The U.S. Government’s top flu monitoring agency, the Centers for Disease Control (CDC) has provided new estimates for the deaths, hospitalizations and total infections in the United States from the H1N1 flu (Swine flu). The CDC estimates that 22 million people, or about 7% of the U.S. population, have become infected with the virus between April and October 2009. During this time there have been nearly 4,000 deaths (540 children) and 98,000 hospitalizations. While some of those hospitalizations are from recent flu infections and are ongoing, generally, the majority of people hospitalized do fully recover.
While the seasonal flu vaccine is often reccomended for seniors because they are most suseptible to complications and death from the typical seasonal flu virus, the H1N1 flu (Swine flu) has creates different risks in the general population. Children and pregnant women appear to be at a statistically higher risk of death and complications, while seniors are at a lower risk of serious harm from the H1N1 flu. As with other flues, H1N1 is also of particular risk for people with compromised immune systems. Recently, doctors have found increased danger for people with diabetes.
The CDC monintoring for any reports of illness or problems related to the vaccine, but has not found any significant negative consequences caused by the H1N1 vaccine. The CDC was not anticipating safety issues because of the similarity of the H1N1 vaccine to the seasonale flu vaccine received by millions of Americans each year.
Clinical trials of the vaccine shows that it is effective protection against the H1N1 flu. It is possible that the virus will mutate at some point in the future, and that the vaccine being given now would not be effective against the changed version of the flu. However, there is no evidence that this has happened yet.
Everyone can get the flu, regardless of age, and the typcial experience is like other flues, with symptoms such as fever, body aches, sore throat, etc. But the H1N1 is a new strain and has its own genetic code. It also appears to have a higher infection rate for the fall season than the typical flu, which is most prevalent during the winter months.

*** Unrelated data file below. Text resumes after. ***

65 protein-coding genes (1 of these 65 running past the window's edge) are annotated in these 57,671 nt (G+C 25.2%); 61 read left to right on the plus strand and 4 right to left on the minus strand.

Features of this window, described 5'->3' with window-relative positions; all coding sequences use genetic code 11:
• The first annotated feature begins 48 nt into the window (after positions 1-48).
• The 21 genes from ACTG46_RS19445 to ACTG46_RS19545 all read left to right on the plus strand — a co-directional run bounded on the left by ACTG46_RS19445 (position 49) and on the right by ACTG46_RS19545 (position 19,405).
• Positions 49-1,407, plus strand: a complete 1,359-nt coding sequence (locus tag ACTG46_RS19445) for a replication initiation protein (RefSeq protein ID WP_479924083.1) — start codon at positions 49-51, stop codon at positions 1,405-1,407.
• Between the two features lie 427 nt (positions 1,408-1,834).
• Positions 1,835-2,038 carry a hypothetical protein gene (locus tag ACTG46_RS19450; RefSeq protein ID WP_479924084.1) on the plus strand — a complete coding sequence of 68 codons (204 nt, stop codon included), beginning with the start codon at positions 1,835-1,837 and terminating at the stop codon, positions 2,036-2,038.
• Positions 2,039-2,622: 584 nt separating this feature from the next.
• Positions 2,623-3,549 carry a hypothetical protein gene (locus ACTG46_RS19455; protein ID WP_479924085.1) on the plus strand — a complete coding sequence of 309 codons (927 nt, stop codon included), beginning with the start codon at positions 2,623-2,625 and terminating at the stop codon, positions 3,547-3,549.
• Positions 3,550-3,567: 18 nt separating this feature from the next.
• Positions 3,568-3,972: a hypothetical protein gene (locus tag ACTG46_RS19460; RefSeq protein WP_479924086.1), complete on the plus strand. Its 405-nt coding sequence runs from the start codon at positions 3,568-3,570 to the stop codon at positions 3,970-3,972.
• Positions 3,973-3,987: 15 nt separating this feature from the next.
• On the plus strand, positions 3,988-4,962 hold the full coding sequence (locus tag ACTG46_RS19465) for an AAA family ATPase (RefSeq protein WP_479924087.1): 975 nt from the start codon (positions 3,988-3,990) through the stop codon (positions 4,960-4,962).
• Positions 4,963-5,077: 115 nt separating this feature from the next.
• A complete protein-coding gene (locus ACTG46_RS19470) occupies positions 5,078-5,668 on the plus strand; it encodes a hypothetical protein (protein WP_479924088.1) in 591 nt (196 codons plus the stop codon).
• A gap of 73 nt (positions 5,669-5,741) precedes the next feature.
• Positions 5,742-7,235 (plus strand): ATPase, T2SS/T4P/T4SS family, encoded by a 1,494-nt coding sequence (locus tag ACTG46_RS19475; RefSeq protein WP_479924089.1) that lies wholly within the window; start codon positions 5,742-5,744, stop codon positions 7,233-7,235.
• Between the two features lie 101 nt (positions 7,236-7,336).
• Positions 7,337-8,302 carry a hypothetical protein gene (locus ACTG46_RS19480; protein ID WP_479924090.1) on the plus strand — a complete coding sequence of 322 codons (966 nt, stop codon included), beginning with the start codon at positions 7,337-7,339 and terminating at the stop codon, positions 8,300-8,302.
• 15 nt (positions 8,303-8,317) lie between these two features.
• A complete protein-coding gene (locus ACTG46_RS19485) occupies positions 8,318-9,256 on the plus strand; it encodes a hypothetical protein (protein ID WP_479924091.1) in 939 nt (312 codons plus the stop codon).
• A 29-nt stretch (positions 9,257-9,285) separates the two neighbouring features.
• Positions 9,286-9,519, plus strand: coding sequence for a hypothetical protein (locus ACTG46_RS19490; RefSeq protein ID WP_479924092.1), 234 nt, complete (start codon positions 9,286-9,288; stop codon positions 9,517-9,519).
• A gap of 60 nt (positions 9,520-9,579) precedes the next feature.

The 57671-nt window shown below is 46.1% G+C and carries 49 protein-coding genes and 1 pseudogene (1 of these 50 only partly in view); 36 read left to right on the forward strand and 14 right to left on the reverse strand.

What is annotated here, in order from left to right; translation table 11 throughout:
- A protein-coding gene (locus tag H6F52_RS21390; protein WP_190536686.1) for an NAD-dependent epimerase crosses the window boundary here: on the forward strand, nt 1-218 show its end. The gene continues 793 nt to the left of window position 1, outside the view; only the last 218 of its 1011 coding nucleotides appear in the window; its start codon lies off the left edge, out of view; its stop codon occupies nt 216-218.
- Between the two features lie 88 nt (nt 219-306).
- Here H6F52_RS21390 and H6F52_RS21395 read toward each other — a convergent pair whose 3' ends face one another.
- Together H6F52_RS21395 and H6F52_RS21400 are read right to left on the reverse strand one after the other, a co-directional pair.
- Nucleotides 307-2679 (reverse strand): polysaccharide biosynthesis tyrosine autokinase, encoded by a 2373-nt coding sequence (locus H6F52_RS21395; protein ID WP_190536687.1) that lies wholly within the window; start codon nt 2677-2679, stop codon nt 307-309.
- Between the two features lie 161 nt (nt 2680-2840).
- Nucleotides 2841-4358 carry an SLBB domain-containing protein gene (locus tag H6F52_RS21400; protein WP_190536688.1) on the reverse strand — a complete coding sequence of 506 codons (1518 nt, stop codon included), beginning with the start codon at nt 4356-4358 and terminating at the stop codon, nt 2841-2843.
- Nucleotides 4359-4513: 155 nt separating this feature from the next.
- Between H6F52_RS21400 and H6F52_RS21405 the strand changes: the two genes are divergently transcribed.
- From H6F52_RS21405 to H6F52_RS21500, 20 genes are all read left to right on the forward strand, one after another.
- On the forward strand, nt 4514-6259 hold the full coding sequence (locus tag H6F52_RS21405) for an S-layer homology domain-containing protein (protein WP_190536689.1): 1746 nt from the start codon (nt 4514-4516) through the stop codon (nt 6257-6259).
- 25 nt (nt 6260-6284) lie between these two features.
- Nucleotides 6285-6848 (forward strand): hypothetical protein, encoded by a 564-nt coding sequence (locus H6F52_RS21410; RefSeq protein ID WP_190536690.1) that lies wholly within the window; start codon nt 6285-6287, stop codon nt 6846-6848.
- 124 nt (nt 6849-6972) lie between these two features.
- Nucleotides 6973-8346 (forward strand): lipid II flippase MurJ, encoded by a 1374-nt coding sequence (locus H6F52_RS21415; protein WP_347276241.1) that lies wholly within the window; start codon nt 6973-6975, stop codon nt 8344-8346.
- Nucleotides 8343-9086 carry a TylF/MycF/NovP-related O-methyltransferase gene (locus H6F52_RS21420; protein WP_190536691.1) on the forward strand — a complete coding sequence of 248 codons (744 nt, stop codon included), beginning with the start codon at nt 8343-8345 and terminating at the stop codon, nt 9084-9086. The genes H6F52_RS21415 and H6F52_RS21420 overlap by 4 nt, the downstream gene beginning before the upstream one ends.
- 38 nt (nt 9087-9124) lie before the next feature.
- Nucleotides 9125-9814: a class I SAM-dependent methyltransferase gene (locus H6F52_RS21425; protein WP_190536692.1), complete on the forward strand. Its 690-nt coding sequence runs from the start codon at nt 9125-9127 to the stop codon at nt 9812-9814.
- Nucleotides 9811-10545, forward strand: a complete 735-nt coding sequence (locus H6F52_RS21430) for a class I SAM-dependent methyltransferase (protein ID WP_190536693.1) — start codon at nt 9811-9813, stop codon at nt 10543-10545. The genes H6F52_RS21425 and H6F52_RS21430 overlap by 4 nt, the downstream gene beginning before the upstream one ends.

The vaccine campaign has led to a wide range of reactions. Some medical professionals have spoken out in concern that they have not been able to get the vaccine immediately, even though they are treating H1N1 cases regularly and are thus placing themselves and their families at greater risk. Other health care workers have filed suit to stop government health authorities from requiring vaccination of health workers.
Similarly, public reactions have been diverse. Some people waiting in long lines in the first days of the vaccination campaign have complained that not enough vaccine was avaiable. However, in the general population, many people are also expressing hesitattion about getting vaccinated, based on the low statistical chance of dying from the flu and fears about negative consequences from being vaccinated. Approximately 40 million doses of the vaccine have become available so far, and more will become available until everyone who wishes is vaccinated.
The flu is expected to continue infecting the populations in the U.S. and around the world in coming months. At this point, H1N1 is being managed as a significant health care event, but not a catastrophic ermegency. The number of people that become very ill or die from the disease is substantial, but not so strikingly different than that caused by seasonal flues. If the majority of children and pregnant women are vaccinated now, the death rate per month could even decline significantly.
It is interesting to think about the impact of modern communications and transportation technology on management of the crisis. Scientists are able to devise strategies to protect the public and communicate many times faster than during any previous epidemic. They will learn from their management of the H1N1 pandemic (yes, it is a pandemic because it has spread widely, even though the mortality rate is low) and incorporate what they learn about managing the crisis into preparations for similar or potentially greater health crises in the future.
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My last post on H1N1 and Bill Maher is linked here.
Photo Credit: John Amis, Associated Press -- from CDC Press Kit
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